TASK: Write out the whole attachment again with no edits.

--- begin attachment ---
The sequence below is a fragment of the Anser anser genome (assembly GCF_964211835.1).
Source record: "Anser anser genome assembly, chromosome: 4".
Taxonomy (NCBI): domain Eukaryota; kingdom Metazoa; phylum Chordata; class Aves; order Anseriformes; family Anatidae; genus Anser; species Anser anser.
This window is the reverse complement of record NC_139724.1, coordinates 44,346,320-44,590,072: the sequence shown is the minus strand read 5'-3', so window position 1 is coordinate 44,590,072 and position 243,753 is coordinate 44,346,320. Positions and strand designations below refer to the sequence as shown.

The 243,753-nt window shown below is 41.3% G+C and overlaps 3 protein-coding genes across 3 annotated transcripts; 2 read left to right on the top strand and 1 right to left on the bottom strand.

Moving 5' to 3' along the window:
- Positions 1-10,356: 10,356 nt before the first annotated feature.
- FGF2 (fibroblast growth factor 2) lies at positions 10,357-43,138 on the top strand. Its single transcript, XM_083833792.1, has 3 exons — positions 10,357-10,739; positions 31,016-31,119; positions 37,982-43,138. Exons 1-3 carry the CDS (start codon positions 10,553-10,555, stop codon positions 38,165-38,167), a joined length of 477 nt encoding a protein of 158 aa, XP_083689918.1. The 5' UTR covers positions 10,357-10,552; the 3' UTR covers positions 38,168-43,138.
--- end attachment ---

The sequence below is a fragment of the Anser anser genome (assembly GCF_964211835.1).
Source record: "Anser anser genome assembly, chromosome: 4".
Taxonomy (NCBI): domain Eukaryota; kingdom Metazoa; phylum Chordata; class Aves; order Anseriformes; family Anatidae; genus Anser; species Anser anser.
This window is the reverse complement of record NC_139724.1, coordinates 44,346,320-44,590,072: the sequence shown is the minus strand read 5'-3', so window position 1 is coordinate 44,590,072 and position 243,753 is coordinate 44,346,320. Positions and strand designations below refer to the sequence as shown.

The 243,753-nt window shown below is 41.3% G+C and overlaps 3 protein-coding genes across 3 annotated transcripts; 2 read left to right on the top strand and 1 right to left on the bottom strand.

Moving 5' to 3' along the window:
- Positions 1-10,356: 10,356 nt before the first annotated feature.
- FGF2 (fibroblast growth factor 2) lies at positions 10,357-43,138 on the top strand. Its single transcript, XM_083833792.1, has 3 exons — positions 10,357-10,739; positions 31,016-31,119; positions 37,982-43,138. Exons 1-3 carry the CDS (start codon positions 10,553-10,555, stop codon positions 38,165-38,167), a joined length of 477 nt encoding a protein of 158 aa, XP_083689918.1. The 5' UTR covers positions 10,357-10,552; the 3' UTR covers positions 38,168-43,138.